- what is the name of the photographer who took the photo of Fallingwater and also who published it out on time magazine? please answer anyone, if you know !(2 votes)
- Here is a link to the Wikimedia Commons user that took one of the pictures:
And the house was drawn on the cover of the Time's Magazine cover on Jan 17, 1938, which you can see here:
- Can you explain more about Fallingwater's cantilevers? Thank you.(2 votes)
- The cantilever is a structure that is attached to a solid, stable base on one end, but is not connected at the other. Think of a diving board. Falling Water is anchored to the boulder on which it sits and its lowest cantilever juts out over the Bear Run creek and waterfall. The cantilever above that is turned ninety degrees to the first level and sticks outward over the waterfall. The cantilevered floors began to sag due to some engineering problems and there was real concern that the cantilevers would fail. Around 2001, engineers began a huge renovation, removing the stone floors (mapping and numbering every stone) and installing huge cables like giant guitar strings under the floor which, when tensioned, arrested the sagging of the cantilevers and even brought them back toward level. They could not bring the concrete structures back to true level again because it would have put too much strain on the house. The entire renovation cost more than $11 million dollars which is 71 times the cost to build it in 1937 and 367 times more than the original budget of $30,000 (Wright went way over budget at $155,000).(2 votes)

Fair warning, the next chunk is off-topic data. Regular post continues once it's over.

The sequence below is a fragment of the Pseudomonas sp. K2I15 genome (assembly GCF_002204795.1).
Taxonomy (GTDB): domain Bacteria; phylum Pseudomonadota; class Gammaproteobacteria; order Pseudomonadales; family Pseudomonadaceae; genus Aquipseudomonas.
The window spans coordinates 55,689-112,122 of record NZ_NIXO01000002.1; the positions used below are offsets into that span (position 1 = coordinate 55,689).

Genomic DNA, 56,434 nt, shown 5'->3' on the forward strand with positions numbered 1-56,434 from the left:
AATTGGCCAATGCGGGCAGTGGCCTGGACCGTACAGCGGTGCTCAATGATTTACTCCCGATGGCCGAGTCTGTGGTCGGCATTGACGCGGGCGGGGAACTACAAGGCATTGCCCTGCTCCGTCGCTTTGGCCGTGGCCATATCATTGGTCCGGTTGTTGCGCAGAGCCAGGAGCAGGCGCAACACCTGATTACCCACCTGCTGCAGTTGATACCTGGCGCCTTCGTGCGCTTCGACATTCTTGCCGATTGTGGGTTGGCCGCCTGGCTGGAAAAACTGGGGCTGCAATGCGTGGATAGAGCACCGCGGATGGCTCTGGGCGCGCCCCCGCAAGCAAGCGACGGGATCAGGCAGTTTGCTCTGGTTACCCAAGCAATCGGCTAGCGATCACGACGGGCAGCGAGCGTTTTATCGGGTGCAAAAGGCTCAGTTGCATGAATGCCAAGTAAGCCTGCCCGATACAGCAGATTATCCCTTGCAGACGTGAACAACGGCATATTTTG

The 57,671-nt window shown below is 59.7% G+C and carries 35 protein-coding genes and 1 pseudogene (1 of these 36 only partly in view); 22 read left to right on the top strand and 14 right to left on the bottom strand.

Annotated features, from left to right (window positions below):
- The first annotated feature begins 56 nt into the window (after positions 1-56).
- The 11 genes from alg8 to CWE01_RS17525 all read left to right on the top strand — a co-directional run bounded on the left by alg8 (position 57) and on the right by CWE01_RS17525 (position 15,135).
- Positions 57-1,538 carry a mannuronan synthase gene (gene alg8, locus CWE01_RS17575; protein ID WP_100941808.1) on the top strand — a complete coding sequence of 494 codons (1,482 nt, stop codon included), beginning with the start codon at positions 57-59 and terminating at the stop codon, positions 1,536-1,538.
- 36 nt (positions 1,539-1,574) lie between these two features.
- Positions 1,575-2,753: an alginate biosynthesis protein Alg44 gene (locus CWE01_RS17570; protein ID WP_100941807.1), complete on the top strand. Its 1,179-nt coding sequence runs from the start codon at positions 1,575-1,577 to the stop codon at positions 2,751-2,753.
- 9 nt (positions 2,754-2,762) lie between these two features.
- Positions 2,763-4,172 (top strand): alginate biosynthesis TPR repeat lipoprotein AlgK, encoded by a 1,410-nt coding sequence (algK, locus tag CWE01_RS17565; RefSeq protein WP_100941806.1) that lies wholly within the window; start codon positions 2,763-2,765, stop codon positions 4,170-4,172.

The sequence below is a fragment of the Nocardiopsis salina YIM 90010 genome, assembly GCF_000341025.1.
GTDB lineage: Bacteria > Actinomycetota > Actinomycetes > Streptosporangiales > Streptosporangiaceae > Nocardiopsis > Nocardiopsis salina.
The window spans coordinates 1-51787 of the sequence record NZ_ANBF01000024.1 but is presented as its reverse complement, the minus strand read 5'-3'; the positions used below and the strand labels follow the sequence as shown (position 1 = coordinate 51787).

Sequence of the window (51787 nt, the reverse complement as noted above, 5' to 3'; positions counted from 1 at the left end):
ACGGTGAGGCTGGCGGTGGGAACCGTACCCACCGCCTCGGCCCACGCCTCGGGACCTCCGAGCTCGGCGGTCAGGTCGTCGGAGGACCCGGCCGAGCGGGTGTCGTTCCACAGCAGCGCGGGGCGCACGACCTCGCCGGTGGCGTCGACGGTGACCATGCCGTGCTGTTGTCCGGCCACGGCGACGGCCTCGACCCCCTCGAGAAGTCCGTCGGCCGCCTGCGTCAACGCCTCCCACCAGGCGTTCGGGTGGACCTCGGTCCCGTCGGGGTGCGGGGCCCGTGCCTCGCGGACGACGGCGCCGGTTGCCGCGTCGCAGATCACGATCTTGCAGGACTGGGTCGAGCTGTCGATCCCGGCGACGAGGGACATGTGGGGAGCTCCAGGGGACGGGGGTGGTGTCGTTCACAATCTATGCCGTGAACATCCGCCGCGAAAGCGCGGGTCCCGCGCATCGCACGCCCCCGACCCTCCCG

- I have been studying materials that are good for building, and find it unique to see the different materials being used. for starters I don't think I would be a fan of the straw built structures as many have gone to flames over the years, but my current interest of materials to study is papercrete, I think it has potential in certain locations with the right weather... as for this article, it was quite enjoyable, but where did he come to the conclusion of which material he should use whilst building? great structure architect tho.(2 votes)
- I wonder how many architects of any period in time could design a Fallingwater in two hours as a passenger in a car or as documented in other reports in about two hours time. The man was a genius although Kaufman's engineer had a point about the balconies - Kaufman went forward with the building and the design and in retrospect - I am glad he did. Does anybody know how the issue with the balconies haunted Wright's career for the rest of his life as the article documents?(3 votes)
- How many windows does it have?(1 vote)
- From the author:Quite a few. Perhaps after the pandemic, you will have the opportunity to visit Fallingwater, and if you want, you could count them.(1 vote)
- Another thought was the following statement by Wright: “Can you say” Wright challenged his apprentices “when your building is complete, that the landscape is more beautiful than it was before?” - He was a true organic architect. I did not know that Wright considered himself a Transcendentalist - I thought the Transcendentalists were mostly from Concord like Thoreau and Emerson. Does anybody know anything about this Transcendentalist belief system that Wright supposedly had?(2 votes)
- Was Fallingwater ever used for everyday life? Like living in it and all of that? Or was it solely built for art?(1 vote)
- The home was built for the Kaufman family, which used it as their weekend home from 1937 until 1963.(1 vote)